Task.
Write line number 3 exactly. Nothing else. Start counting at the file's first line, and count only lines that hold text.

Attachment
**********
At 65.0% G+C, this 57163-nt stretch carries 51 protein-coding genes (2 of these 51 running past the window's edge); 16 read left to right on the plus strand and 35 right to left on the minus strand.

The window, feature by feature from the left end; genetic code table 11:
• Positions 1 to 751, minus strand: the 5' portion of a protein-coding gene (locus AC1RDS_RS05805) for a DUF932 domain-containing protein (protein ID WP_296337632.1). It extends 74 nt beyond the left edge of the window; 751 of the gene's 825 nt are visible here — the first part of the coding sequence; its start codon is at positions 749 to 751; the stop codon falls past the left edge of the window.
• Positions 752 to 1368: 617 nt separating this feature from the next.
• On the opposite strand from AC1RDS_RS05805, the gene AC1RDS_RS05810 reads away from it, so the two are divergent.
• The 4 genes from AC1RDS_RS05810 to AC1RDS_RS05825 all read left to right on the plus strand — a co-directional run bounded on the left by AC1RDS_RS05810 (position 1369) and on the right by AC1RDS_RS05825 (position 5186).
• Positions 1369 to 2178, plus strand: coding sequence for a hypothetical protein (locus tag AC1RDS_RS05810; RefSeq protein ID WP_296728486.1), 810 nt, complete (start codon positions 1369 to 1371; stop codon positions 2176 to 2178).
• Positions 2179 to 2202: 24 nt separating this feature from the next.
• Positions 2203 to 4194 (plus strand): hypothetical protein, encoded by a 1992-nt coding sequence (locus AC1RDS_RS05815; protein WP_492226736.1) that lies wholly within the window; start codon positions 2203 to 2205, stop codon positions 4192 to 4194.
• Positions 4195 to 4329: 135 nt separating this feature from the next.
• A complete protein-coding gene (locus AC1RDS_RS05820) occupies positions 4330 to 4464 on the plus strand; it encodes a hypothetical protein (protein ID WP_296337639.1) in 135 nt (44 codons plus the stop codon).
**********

• Positions 1 to 751, minus strand: the 5' portion of a protein-coding gene (locus AC1RDS_RS05805) for a DUF932 domain-containing protein (protein ID WP_296337632.1). It extends 74 nt beyond the left edge of the window; 751 of the gene's 825 nt are visible here — the first part of the coding sequence; its start codon is at positions 749 to 751; the stop codon falls past the left edge of the window.